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Bill Brown

A complicated man.

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I’ll confess right now: I never got It’s caused quite a furor, but I never could quite get it. I understood why you might want to have bookmarks be web-based: you would want to access them anywhere and you may not have your laptop handy. I understood why it’s neat to see other people’s bookmarks: you might find new things that you wouldn’t otherwise.

Each of those reasons seems like a perfect reason to have a wiki or keep and read blogs. Then it hit me. When I finally got it, I got it hard.

It’s the tags. Tags are useful pieces of metadata that describe the particular URL being stored. They’re pretty much categories and I love categories. I use a large number of them for my three blogs (though there’s no public way to access them—sorry that’ll have to come later) and I find them very useful to quickly find information. iPhoto has a similar function called keywords that let you assign multiple categories to a picture. I liked them, but they were a pain to add new ones and the interface wasn’t (still isn’t) up to Apple standards.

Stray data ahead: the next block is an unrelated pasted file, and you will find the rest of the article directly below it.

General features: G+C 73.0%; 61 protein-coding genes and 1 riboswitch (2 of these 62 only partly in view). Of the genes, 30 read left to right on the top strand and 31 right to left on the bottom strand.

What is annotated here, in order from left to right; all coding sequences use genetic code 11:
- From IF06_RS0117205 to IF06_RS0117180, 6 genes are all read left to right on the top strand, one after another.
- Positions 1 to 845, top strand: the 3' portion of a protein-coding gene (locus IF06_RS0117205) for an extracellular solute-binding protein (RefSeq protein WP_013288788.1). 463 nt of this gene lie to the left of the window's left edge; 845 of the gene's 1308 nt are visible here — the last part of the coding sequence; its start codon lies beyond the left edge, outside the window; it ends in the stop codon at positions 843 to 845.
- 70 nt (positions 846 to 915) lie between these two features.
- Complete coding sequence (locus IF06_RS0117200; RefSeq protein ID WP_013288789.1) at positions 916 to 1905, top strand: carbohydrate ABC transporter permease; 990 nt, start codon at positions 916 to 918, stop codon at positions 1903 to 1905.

Then I discovered a piece of freeware called Keyword Assistant. Suddenly, I could spontaneously create new keywords at will and apply multiple keywords to a picture or pictures effortlessly. Of my 4,272 pictures, only 891 lack a keyword. I still have to go back and find pictures that have old keywords from pre-Keyword Assistant days, but that’s a small subset given how long it used to take to enter them.

I have found that I am now keyword-happy with my pictures. I create keywords for each of the people in the shot, keywords for the location at which it was taken, keywords for actions that are occurring in the shot, and keywords for overarching events in which the shots took place. I probably have over a hundred keywords now and it makes creating smart albums trivial. It also makes finding specific photos a piece of cake.

So in for me, equals Keyword Assistant. And it’s got FireFox integration to boot.